They call it The Peanut.
But it's a peanut that's 230 feet wide and 90 feet across. By my calculations it would make 37,000 jars of peanut butter, except that everybody has driven all over it and it is made of concrete.
Technically, the Peanut is a roundabout, in a round-about sort of way, because it isn't round. It sits at the intersection of North 50th Street and Seward. And Country Club Avenue. And North Saddle Creek Road. And Happy Hollow Boulevard. Amid eight weaving, intersecting lanes, it is an octopus of befuddlement. With the addition of those little triangular traffic islands, there are a total of fifteen ways in and out of The Peanut. It was designed to simplify a difficult intersection.
The Peanut was initially covered in cinderblock, later replaced by grass in a beautification project. Because so few people can navigate its zig-zaggy bends, the grass has mostly been run over.
Behind a big white commercial van, I began to enter The Peanut. But the van stopped in front of me. Halfway in, I had barely started my turn when I saw his backup lights come on. He wouldn't.
The two horn buttons on my old Honda Accord are each about the size of a quarter. Banging on the center of the steering wheel doesn't do anything but deploy the airbag. The horn buttons are hard to find when you're driving straight. When you're turning, honking becomes a game of Whac-A-Mole.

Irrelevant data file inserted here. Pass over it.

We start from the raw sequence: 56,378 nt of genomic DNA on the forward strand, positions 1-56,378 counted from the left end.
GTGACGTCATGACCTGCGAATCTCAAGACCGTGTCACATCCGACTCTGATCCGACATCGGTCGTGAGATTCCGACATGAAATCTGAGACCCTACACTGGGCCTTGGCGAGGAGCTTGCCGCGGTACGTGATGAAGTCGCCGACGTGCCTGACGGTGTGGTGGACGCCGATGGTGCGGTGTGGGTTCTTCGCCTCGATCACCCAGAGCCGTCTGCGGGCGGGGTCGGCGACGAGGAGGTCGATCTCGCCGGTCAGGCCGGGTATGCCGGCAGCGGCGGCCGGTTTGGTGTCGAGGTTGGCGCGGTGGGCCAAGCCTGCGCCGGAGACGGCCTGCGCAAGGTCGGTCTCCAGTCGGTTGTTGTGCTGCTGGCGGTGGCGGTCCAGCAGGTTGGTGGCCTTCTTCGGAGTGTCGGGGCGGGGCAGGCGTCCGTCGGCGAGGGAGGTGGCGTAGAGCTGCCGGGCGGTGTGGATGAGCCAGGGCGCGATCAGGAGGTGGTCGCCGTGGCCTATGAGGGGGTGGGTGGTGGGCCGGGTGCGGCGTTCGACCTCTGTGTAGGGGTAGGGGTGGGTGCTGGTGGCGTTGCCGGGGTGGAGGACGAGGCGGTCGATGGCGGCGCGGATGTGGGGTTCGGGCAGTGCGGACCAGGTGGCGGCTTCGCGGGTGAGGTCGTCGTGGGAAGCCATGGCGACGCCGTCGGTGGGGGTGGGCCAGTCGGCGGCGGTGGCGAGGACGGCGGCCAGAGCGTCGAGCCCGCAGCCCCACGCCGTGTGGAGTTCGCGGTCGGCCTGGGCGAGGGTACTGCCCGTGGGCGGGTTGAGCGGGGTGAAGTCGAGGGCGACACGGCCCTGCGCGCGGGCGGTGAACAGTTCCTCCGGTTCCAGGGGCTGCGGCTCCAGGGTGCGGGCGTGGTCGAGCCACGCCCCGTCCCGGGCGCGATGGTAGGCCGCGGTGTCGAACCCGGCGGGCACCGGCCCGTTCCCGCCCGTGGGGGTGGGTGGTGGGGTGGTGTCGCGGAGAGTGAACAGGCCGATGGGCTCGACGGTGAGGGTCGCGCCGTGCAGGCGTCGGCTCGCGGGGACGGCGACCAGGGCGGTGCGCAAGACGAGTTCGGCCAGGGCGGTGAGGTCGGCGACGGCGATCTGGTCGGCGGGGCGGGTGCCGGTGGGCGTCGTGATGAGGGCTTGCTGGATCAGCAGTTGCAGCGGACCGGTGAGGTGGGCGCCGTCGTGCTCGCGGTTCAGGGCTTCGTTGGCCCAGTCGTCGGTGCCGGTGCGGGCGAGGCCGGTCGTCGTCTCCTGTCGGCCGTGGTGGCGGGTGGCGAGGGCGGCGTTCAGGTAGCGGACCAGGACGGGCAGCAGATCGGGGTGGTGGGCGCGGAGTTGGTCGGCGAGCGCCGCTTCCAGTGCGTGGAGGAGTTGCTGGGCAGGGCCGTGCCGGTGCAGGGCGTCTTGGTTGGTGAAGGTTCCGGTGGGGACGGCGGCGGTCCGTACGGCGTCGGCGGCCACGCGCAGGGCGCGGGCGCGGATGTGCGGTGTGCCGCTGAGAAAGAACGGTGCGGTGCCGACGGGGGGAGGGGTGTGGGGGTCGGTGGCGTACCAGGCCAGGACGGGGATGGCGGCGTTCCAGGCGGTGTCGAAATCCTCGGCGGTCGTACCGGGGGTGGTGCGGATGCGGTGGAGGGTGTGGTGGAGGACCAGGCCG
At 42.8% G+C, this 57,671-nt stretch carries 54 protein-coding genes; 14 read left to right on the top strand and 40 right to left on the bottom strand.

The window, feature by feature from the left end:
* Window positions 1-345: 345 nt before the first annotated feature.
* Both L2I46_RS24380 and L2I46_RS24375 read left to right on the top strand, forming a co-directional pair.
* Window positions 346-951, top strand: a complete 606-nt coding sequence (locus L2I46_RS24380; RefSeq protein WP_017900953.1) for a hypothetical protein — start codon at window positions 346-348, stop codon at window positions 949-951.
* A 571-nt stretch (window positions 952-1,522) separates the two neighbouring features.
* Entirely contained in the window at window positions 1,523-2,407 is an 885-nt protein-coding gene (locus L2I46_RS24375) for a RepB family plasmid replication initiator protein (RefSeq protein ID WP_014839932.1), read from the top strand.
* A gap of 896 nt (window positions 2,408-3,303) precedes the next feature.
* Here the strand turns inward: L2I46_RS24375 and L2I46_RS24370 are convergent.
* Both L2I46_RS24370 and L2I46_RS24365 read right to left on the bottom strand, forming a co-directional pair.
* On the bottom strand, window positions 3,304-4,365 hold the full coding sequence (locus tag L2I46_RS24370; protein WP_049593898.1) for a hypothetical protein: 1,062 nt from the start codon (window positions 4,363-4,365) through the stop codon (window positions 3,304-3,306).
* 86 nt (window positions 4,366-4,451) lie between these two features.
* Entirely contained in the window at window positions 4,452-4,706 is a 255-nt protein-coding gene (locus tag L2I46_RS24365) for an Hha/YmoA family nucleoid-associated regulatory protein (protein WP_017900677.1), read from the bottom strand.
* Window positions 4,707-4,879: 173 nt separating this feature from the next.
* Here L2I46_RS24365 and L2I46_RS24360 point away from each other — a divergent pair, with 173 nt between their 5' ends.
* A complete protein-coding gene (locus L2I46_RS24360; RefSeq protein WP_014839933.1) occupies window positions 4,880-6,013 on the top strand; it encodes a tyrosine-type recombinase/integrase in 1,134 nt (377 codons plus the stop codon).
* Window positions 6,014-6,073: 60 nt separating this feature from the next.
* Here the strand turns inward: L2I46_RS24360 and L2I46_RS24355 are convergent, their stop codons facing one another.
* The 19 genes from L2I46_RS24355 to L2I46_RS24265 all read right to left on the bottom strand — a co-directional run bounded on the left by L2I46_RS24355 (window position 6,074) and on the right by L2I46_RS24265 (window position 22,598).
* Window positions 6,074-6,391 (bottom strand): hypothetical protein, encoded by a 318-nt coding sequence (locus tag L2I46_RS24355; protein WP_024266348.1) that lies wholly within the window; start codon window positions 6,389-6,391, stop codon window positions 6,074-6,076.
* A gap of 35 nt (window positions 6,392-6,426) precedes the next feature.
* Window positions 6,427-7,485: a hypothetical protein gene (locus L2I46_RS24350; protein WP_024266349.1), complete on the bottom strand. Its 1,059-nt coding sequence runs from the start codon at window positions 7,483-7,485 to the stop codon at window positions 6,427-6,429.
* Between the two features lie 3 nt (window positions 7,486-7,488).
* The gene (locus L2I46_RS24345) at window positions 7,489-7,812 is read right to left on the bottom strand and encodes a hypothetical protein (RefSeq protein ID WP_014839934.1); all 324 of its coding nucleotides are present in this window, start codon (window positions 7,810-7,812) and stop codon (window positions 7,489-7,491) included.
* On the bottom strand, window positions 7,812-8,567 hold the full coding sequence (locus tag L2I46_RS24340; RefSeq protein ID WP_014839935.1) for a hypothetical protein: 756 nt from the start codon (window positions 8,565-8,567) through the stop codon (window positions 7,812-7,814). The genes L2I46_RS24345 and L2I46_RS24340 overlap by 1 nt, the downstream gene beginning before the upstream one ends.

My horn never did make a noise. His big truck had a backup beeper, but it barely got out one beep before he T-boned my door. Mr. Van Man took off, and I took chase. My first thought: "Your fat-ass van got nuthin' on my Honda." I was almost disappointed when he pulled over in a parking lot. We got out and expressed our mutual opinions of each other's driving.
He accused me of following too closely, which on any given day could be true, but I reminded him I was sideways. When another driver pulled up and offered that he saw the whole thing, Whitey Van Man got nicer. After promising to take care of things, he took off again, leaving only his first name and a cell number, which of course he is no longer answering. So the cost of my car repair will now include a couple of police citations.
The other culprit we don't know is Who Designed The Peanut. I have orated on the need for a big plaque honoring the designer of The Peanut, so we can refer to it by its more proper name, like The Bilbo Bongwater Roundabout Debacle, or The Horatio Huey Hootenanny — Huey Hooey for short. Instead of cursing it generically, I'd like a more personal touch.
A few days later, after no response from Boobus Van Hittenrun, I staked out The Peanut to see if he might drive by again. There I sat, dark glasses and everything, scrutinizing every car. People avoid you when you just sit in your car in an empty parking lot. It's fun.
Navigating the serpentine legume, one out of every three cars bounced over a curb, one hundred percent of those cars had drivers who were on the phone, each one exclaiming "Shit!" amid their blandulous blather about what's for dinner.
The Peanut would be a metaphor for life, except life doesn't have someone to blame for it.